It’s 2018 and - let’s face it - quite a politically turbulent time in the UK. Brexit, austerity and worries about the future of the NHS mean that none of us know exactly what our country might look like in a few years time. I’m an optimist at heart so I don’t think this has to mean doom and gloom but it does mean that we have to get involved to make sure that we build the future we want. To shape a future that works for everyone we all need to be involved in the political debate. And by all, I mean all.
Yet currently there are some voices missing from the discussion - women, younger people, people of ethnic minorities and those from disadvantaged backgrounds are woefully underrepresented.
Men outnumber women 2:1 in parliament while in polls 25% of women said they didn't know who to vote for versus only 10% of men. 25% of first generation ethnic minorities eligible to register to vote haven't done so vs 10% white British. In the 2017 election only 43% of 18-24 year olds voted versus 78% of over 65s. Even where you live can affect how influential you feel when it comes to the countries political decisions.
It's vital that there are no voices missing from the public debate and that's why I'm really pleased to be launching our new Voicebox Cafés project. Next week, the first Cafés will run, as part of celebrating Equaliteas fortnight during 18 June-2 July.
Taking place in 36 Online Centres across England, Voicebox Cafés will then continue throughout 2018, engaging traditionally excluded women to understand, celebrate and participate in democracy and public life. They'll offer an informal, friendly space for women living in these communities to build their own and each other's confidence in speaking out on issues that matter to them, discovering how to use their democratic voice to the full. Focussing on women aged 18-30 and those from BAME groups, the project is funded by Government Equalities Office under the Women's Vote Centenary Grant Scheme.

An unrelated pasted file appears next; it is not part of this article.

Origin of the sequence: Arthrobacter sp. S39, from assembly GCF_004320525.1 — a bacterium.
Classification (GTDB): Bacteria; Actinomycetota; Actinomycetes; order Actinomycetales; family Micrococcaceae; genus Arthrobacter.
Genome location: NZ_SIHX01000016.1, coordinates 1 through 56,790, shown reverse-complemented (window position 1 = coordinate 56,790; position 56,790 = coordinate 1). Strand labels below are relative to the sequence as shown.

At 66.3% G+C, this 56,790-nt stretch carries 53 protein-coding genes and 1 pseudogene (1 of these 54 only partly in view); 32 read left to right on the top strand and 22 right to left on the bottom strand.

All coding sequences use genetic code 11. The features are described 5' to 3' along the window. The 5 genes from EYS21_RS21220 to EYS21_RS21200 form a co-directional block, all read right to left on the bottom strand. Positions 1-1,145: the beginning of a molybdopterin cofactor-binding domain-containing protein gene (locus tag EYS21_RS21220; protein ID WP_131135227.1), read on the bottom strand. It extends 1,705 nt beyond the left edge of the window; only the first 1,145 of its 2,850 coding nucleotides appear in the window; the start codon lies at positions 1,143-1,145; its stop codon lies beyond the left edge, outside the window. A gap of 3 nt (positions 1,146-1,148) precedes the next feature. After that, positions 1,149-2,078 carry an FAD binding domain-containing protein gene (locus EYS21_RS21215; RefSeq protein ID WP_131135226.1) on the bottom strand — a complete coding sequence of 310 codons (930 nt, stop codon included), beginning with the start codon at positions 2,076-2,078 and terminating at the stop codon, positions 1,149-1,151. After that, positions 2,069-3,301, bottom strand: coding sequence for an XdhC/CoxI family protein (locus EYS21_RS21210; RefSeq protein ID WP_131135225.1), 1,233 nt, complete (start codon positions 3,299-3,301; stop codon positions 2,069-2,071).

Good Things Foundation's Chief Exec, Helen Milner recently blogged about how some women up and down the country feel that they don't have a role to play in democracy or local campaigning. In the centenary of (some) women gaining the right to vote, it's never been more important for us to look around and make sure that all women are still being given the opportunities to engage politically... opportunities that were denied to us for so long and mean so much to us as individuals and also to society at large.
We'll be charting our story throughout the next 7 months using #VoiceboxCafes on Twitter, Instagram and all the other usual social media suspects. You can also see the latest happenings on our #VoiceboxCafés Tumblr, which we'll update as we go along. Excitingly, the whole journey will culminate in a celebration event so we can see what the women involved in this project have been up to throughout the year.
We all have a part to play in creating a society and culture where women's voices are heard - I'm honoured to be involved both as a woman and as the Social Inclusion Manager of this project, and look forward to sharing our progress throughout the rest of this centenary year.